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More authenticity instead of role play

Why being real is important to do the best work of your life

‘You’ve got to find what you love. And that is as true for your work as it is for your lovers. Your work is going to fill a large part of your life, and the only way to be truly satisfied is to do what you believe is great work. And the only way to do great work is to love what you do. If you haven’t found it yet, keep looking. Don’t settle.’ (Steve Jobs)

So true, Steve. And I can feel so much more depth in your words. “What” you do is the basis of creating some inner satisfaction in living a business life. But it’s no guarantee that you can do the best work of your life. If the “What” wants to get a greater meaning, it needs the “How”. And how you do what you love is strongly connected to your personality and values. So to do the best work of our lives, it’s important not leave your personality at the door of business life, isn’t it?

‘It’s natural for people to take on slightly different personas at work and at home. But changing your personality too much can cause you to become stressed and feel disconnected, or even depressed. This is especially true if your work persona is at odds with your true personality.’ (Psychologist Andrea Liner, PsyD)

Maybe our ‘second face’ is also part of the fact that only 13% of all employees worldwide are motivated at work. A place where we as humans spend a lot of time, but often function like “soulless” machines. Makes me sad.

And there is the system, a profit and performance driven playground where we don’t talk about humans but about resources. We are trapped inside the “instructions follow execution” management playbook. Constantly driving in the mode of self- and organizational optimization to achieve more, to get faster and to perform better in the market. Is there space and time to reflect if this behaviour is in line with your values? Does this environment support the thrive of your personality? Look in the mirror and ask yourself: how often did you do things in your career that were externally controlled and were not the decisions you normally would prefer to do? Decisions that were not in line with your personality. And what was the main reason that you act against your beliefs?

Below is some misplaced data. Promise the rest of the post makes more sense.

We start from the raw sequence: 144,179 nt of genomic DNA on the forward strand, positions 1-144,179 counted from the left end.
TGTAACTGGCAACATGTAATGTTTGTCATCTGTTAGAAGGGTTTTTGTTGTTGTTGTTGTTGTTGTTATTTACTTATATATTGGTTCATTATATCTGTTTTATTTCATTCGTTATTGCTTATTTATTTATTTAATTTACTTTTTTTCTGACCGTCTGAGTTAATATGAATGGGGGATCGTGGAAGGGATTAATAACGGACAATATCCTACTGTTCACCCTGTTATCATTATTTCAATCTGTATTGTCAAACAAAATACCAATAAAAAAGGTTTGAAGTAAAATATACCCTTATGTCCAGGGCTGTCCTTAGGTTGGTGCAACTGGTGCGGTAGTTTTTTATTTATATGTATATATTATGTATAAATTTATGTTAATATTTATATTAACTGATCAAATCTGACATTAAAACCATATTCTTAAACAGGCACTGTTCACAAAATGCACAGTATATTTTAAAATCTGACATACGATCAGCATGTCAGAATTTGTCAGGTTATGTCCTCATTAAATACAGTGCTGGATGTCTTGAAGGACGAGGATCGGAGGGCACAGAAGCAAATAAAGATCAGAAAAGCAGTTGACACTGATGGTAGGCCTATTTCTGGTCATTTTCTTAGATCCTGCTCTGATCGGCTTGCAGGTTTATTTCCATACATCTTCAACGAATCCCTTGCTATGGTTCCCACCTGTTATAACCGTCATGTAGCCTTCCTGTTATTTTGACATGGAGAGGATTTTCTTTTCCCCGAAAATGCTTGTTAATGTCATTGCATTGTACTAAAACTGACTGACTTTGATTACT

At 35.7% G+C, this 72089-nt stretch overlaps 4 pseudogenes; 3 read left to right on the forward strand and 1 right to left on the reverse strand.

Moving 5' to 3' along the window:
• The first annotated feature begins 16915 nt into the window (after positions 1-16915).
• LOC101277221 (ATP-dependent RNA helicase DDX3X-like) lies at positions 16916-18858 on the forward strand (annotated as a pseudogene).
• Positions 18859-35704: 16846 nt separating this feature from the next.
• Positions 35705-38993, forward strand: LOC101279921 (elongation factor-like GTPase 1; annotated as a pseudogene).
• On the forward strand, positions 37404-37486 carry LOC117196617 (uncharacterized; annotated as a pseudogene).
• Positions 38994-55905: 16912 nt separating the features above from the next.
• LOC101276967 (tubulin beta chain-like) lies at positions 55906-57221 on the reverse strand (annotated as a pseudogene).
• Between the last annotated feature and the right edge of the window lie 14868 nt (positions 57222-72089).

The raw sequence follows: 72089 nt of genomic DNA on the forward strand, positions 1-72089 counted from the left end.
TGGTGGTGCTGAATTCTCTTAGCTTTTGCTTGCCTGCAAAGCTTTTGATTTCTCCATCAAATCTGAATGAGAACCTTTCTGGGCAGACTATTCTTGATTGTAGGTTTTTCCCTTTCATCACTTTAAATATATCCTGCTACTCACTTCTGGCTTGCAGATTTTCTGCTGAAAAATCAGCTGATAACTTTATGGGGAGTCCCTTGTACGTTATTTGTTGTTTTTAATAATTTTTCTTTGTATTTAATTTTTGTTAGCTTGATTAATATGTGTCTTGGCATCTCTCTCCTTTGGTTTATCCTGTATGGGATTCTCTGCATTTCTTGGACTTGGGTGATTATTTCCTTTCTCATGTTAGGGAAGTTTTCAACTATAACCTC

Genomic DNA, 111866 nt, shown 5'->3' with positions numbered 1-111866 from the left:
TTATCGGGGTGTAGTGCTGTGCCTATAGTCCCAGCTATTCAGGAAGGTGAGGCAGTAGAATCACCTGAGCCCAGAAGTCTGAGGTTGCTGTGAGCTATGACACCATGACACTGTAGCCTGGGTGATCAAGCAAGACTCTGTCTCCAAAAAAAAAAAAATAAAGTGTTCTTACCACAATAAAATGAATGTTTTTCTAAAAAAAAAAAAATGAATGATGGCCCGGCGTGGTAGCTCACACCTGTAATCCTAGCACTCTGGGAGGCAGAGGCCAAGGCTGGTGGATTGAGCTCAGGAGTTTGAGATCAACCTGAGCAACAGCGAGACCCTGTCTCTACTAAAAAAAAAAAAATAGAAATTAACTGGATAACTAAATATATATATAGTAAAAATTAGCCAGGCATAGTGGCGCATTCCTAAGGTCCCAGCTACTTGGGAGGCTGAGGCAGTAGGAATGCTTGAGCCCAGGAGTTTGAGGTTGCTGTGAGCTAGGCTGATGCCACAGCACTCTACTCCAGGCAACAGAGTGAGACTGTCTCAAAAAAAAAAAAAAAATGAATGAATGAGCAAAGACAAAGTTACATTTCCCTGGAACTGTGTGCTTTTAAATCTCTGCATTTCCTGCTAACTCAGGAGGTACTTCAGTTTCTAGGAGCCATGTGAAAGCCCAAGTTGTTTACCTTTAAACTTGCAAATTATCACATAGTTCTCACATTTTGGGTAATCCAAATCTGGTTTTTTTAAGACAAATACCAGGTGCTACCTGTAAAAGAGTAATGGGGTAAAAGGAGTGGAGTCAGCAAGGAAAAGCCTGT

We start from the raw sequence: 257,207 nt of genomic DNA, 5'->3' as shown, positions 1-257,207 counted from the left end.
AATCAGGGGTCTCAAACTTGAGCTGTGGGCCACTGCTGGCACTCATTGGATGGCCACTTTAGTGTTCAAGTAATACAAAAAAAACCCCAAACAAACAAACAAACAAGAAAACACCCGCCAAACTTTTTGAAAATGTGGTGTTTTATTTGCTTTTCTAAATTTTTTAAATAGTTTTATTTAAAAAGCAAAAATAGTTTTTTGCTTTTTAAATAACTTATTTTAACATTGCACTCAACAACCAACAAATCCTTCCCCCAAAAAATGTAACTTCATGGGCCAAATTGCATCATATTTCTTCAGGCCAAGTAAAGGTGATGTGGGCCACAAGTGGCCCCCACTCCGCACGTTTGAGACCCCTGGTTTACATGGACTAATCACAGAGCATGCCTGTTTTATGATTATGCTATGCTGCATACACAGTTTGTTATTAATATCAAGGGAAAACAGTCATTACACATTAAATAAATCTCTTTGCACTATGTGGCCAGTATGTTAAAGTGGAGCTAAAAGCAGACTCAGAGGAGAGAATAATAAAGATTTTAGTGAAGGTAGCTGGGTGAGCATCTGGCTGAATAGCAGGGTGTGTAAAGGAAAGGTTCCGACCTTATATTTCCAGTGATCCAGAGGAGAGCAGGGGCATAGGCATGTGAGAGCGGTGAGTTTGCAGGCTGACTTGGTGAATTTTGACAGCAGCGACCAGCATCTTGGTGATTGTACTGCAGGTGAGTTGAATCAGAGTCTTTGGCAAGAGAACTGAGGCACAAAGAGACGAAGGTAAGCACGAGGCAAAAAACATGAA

For me, it’s time to start creating a business environment where authenticity and personality have space to thrive. This will influence peoples engagement and will build a deeper connection to what they do. Please don’t get me wrong. I’m not saying that this is the key to job fulfilment. We have to be aware as Dr Tomas Chamorro-Premuzic (an international authority in leadership assessment, people analytics, and talent management) motioned in his 2019 FastCompany article, that not every person wants to make the job the center of life.

We all have to decide for ourselves how to deal with the meaning of work. But what’s crucial for me is that people do not have to play a role play but bring their whole selves to work. That means more humanity than resource thinking, more real faces and emotions than iron masks, more real different personalities than following diversity ratios.

‘I define authenticity as honesty, without self-righteousness, and with vulnerability. I call this the authenticity equation (Honesty -Self-Righteousness + Vulnerability = Authenticity).’ Mike Robbins

But where to start? How might we build a culture of authenticity?

A great source of inspiration is ‘Bring Your Whole Self to Work: How Vulnerability Unlocks Creativity, Connection, and Performance’ by Mark Robbins. And he gives the following advices:

/ New form of leadership: Leading with humility — leaders should be conscious about vulnerability and imperfection of humans

/ Creating an environment where failure is seen as an opportunity to learn

/ ‘Ask for help’: be open and ask for help. Let others be part of your uncertainty, so that you can solve problems in a co-creative way instead of do-it-yourself

/ Let empathy be part of the business game — Putting ourselves in the shoes of those we work with and for, and appreciating unique and diverse backgrounds and perspectives are essential for creating a culture of openness

Some interesting observations and advices from Mark Robbins to start creating a culture of authenticity. A culture where resourcefulness and resilience thrive. So that people not only love what they do, but also love how they can do it. So let’s put personality first, because what’s better for people, is also better for business.


We’d love to hear your view on brining more personality to work and what questions you ask yourself, so please share below with a response.


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